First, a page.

Reluctant Hero

Before Richard Deane came along, the Macon school system was segregated and pimps were thriving in Atlanta

Published in 2004 Georgia Super Lawyers — March 2004

What’s a federal prosecuting attorney doing on Time magazine’s list of 100 Innovators? There, among scientists and inventors and other of America’s most creative people, is Jones Day attorney Richard Deane. He’s there for his groundbreaking efforts toward sizing up some of Atlanta’s seediest element.
Pimps, to be exact. But not just your boa-and-cape “Willie Dynamite” types.These bottom-dwellers prey on children, some as young as 10.They transport girls over state lines.They create training videos to better instruct both their prey and the filthy brethren with which they were organized. And for this, Deane would see that they pay.
By applying RICO (the federal Racketeer Influenced and Corrupt Organizations Act) laws to the scenario, because the pimps worked together in an organized way to forgo the law, U.S. Attorney Deane brought together multiple layers of government and law to ring up 226 federal charges against the likes of “Worm,” “Hollywood” and “Pimp Redd.” Deane’s creative use of RICO accounted for 14 arrests, which stand as the first time in our country’s history that pimping has been met with this statute typically used to combat organized crime. Hence, the “Innovator” label, and the Time coverage, and oh yeah, the moody, concrete photo depicting Deane in full-on fedora and trench coat. “Just a bald man on a cold night,” laughs Deane, downplaying the shot.
Cool, confident, creative and clever, Deane, in his second year with Jones Day’s Atlanta office, has quietly conducted his colossal career with all the hoopla of a “Night Court” re-run. Most people with a résumé that includes titles such as “U.S. Attorney,” “U.S. magistrate judge” and “Attorney General’s Advisory Committee member” can be found cannonballing their way around legal pools.Yet, as the wise man once said, it is those still waters that run so very deep.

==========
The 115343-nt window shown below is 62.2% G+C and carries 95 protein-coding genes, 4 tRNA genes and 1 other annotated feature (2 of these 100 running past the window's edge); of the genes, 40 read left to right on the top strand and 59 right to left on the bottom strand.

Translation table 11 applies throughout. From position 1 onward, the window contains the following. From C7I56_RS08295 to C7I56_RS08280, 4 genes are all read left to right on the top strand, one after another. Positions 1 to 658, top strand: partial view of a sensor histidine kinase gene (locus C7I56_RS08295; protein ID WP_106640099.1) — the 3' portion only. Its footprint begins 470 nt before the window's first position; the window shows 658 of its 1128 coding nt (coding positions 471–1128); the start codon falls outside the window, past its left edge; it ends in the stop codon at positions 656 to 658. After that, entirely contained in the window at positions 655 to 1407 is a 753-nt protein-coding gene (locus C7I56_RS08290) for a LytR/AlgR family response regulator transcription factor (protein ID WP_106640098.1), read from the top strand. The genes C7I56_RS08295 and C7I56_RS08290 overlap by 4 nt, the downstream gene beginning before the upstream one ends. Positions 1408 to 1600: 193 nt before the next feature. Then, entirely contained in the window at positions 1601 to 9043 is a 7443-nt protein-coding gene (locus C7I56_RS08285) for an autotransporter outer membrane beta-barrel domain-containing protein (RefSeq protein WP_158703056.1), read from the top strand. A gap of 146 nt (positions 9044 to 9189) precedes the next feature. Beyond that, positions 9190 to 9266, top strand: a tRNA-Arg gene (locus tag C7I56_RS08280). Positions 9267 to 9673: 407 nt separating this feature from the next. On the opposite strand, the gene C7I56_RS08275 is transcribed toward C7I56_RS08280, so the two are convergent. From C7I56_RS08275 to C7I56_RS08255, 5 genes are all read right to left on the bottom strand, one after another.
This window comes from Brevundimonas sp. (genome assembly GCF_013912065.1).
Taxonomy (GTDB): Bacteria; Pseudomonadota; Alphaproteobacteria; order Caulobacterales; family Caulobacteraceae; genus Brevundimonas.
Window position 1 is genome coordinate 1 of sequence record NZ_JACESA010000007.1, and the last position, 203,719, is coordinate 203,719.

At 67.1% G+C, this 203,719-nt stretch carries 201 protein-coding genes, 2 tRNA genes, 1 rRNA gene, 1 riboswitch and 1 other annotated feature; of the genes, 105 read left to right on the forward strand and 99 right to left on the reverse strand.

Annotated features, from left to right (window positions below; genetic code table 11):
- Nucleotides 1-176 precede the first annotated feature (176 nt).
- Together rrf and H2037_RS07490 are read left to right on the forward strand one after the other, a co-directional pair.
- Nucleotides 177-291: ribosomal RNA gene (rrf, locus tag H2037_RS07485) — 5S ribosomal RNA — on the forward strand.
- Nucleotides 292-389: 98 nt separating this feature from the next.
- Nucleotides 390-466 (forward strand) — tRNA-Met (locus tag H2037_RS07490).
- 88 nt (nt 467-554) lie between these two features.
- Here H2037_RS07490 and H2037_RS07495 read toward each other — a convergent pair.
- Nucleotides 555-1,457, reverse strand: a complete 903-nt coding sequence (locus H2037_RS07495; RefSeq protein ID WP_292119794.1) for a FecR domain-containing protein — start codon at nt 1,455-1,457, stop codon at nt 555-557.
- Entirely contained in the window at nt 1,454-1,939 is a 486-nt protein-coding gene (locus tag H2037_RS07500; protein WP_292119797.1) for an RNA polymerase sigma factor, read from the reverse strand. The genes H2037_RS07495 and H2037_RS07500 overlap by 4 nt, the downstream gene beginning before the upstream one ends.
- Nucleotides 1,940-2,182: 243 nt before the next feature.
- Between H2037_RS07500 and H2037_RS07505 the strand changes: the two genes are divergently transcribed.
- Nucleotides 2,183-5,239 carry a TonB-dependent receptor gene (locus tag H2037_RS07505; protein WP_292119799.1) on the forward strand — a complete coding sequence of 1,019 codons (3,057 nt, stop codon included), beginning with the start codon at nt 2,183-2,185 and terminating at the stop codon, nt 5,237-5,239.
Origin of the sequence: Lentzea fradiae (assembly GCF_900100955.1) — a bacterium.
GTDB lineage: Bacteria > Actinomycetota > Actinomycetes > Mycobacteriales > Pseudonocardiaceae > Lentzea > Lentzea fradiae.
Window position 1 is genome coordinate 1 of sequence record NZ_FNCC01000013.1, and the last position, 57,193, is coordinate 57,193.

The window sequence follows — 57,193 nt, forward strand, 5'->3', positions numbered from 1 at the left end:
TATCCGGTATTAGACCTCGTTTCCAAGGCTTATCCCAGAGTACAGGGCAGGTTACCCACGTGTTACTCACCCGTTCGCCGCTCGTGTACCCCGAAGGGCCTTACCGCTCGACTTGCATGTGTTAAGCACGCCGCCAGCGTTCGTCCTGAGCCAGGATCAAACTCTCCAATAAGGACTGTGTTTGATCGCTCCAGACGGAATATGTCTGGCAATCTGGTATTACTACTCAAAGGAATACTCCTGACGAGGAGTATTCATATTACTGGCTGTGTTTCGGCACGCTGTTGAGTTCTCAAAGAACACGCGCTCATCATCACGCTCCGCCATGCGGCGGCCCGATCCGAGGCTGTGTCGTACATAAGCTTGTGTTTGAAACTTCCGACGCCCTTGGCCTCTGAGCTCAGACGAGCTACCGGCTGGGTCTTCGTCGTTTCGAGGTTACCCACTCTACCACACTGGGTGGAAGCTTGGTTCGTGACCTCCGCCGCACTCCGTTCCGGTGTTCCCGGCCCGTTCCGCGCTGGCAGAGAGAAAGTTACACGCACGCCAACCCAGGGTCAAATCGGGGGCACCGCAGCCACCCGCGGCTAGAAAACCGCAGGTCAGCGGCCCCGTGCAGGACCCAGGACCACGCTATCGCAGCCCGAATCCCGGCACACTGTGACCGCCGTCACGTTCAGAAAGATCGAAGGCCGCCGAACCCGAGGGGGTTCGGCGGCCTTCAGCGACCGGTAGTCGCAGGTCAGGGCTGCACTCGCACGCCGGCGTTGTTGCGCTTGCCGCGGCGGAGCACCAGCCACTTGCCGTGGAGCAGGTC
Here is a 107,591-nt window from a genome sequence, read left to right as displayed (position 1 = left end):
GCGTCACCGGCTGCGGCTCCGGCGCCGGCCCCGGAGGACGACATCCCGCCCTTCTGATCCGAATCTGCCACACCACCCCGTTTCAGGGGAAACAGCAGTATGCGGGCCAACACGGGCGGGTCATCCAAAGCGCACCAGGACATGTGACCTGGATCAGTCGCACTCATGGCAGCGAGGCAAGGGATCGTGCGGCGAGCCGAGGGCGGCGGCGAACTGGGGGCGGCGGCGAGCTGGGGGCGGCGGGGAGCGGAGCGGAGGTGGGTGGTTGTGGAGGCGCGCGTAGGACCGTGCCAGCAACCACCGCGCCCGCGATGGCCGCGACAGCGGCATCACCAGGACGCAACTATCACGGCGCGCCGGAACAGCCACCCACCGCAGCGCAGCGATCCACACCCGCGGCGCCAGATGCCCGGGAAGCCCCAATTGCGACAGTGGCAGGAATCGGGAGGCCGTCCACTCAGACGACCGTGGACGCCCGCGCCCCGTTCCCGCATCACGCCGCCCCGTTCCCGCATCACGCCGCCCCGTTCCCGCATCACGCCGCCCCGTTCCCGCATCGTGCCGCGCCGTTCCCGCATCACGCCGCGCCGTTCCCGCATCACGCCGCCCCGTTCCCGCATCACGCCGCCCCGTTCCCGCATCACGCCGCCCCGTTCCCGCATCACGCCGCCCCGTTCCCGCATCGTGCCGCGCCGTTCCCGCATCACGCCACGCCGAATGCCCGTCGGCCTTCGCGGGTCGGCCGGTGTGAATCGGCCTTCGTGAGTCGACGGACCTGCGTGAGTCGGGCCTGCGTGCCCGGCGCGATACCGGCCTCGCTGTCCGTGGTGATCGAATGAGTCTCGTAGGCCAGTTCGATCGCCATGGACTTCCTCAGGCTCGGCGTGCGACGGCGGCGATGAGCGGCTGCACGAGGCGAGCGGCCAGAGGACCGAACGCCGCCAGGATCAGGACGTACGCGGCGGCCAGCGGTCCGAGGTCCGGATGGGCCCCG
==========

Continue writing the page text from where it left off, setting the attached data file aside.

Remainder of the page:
“You’ll never hear him crow about his accomplishments. He just does it. … And in his own kind of quiet way, he goes out and helps resolve difficult issues,” says Jones Day Atlanta partner-incharge George T. Manning, who was asked by his firm to gauge Deane’s interest in joining its team nearly four years ago. Deane later joined Jones Day after leaving his U.S.Attorney position in January of 2002.

“He’s a package of great judgment, coupled with both great integrity and great skills,” Manning continues, in regard to what sets Deane apart from the pack. “He’s not afraid to try a case. He has a reputation of respect that comes with him being fair. So he is able to broker deals, broker settlements and help our clients in ways that many other lawyers could not.”
The statement exemplifies the type of person Deane is: a lawyer once labeled a “reluctant hero,” a man born of humble, rural roots, and a boy raised by a grandmother who instilled a sense in him that anything is possible.
“When I was a kid, she would tell me that there was nothing I couldn’t do,” Deane remembers. “She always made sure I understood that the rural surroundings should not, and were not, a limitation upon the way I should look at things. 
“She’s the best person I’ve ever known,” Deane continues. “She wasn’t a very highly educated person, and didn’t have a high school education, really. But she was wise beyond anything I’ve ever encountered since.’’
High praise from a man who went on to be a presidential appointee, and then later to advise an attorney general.
And this, sans the proud mention of his own family, is likely the most emotion, the largest rise with which one can hear Deane speak. He won’t bark about how he helped integrate the Macon school system, or brag on how he was one of only six African Americans to enroll in the University of Georgia’s law school in 1974.
“I just try to work hard and do a good job,” Deane says in his understated way. “Whatever results from that is fine.”
In a world where the highest decibels want wield of the loudest word, it is this kind of refreshing, quiet certitude that is the strongest voice of all.

Featured Lawyers

Other Featured Articles

Richard Fleischman

Order & Law

How Eric Magnuson’s devotion to deductive thinking took him to the state Supreme …

Featuring Eric J. Magnuson

Don Ipock

Turning Over the Soil

Whether in law, cattle or politics, Todd Graves knows if you strategize too long, …

Featuring Todd P. Graves

Luke Copping

All Out of Bubblegum

Ed Menkin knows his clients want a lawyer “who is bold, who is self-confident, and …

Featuring Edward Z. Menkin

See More Articles Featuring Lawyers »

Share:
Page Generated: 0.19260096549988 sec